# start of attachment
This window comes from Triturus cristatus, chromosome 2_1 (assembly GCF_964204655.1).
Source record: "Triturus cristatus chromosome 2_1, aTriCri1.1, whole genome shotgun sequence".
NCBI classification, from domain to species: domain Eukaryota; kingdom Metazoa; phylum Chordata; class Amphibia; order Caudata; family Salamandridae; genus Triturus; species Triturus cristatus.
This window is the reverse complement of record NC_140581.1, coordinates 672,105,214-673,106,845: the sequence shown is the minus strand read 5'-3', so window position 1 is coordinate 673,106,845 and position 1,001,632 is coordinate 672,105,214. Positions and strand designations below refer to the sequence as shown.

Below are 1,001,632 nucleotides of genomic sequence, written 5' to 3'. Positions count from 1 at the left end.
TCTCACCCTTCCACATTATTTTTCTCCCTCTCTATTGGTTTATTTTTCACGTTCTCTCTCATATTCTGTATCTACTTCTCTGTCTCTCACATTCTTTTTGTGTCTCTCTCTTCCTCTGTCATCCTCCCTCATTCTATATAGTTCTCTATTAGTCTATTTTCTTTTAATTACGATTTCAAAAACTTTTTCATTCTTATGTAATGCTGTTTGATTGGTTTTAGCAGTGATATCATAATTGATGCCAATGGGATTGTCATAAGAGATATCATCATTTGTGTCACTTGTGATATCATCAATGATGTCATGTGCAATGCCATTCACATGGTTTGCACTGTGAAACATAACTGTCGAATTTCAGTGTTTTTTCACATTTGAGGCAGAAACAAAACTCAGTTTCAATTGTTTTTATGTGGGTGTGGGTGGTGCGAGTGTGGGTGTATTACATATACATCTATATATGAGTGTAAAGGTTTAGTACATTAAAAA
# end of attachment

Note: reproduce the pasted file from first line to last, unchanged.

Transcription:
This window comes from Triturus cristatus, chromosome 2_1 (assembly GCF_964204655.1).
Source record: "Triturus cristatus chromosome 2_1, aTriCri1.1, whole genome shotgun sequence".
NCBI classification, from domain to species: domain Eukaryota; kingdom Metazoa; phylum Chordata; class Amphibia; order Caudata; family Salamandridae; genus Triturus; species Triturus cristatus.
This window is the reverse complement of record NC_140581.1, coordinates 672,105,214-673,106,845: the sequence shown is the minus strand read 5'-3', so window position 1 is coordinate 673,106,845 and position 1,001,632 is coordinate 672,105,214. Positions and strand designations below refer to the sequence as shown.

Below are 1,001,632 nucleotides of genomic sequence, written 5' to 3'. Positions count from 1 at the left end.
TCTCACCCTTCCACATTATTTTTCTCCCTCTCTATTGGTTTATTTTTCACGTTCTCTCTCATATTCTGTATCTACTTCTCTGTCTCTCACATTCTTTTTGTGTCTCTCTCTTCCTCTGTCATCCTCCCTCATTCTATATAGTTCTCTATTAGTCTATTTTCTTTTAATTACGATTTCAAAAACTTTTTCATTCTTATGTAATGCTGTTTGATTGGTTTTAGCAGTGATATCATAATTGATGCCAATGGGATTGTCATAAGAGATATCATCATTTGTGTCACTTGTGATATCATCAATGATGTCATGTGCAATGCCATTCACATGGTTTGCACTGTGAAACATAACTGTCGAATTTCAGTGTTTTTTCACATTTGAGGCAGAAACAAAACTCAGTTTCAATTGTTTTTATGTGGGTGTGGGTGGTGCGAGTGTGGGTGTATTACATATACATCTATATATGAGTGTAAAGGTTTAGTACATTAAAAA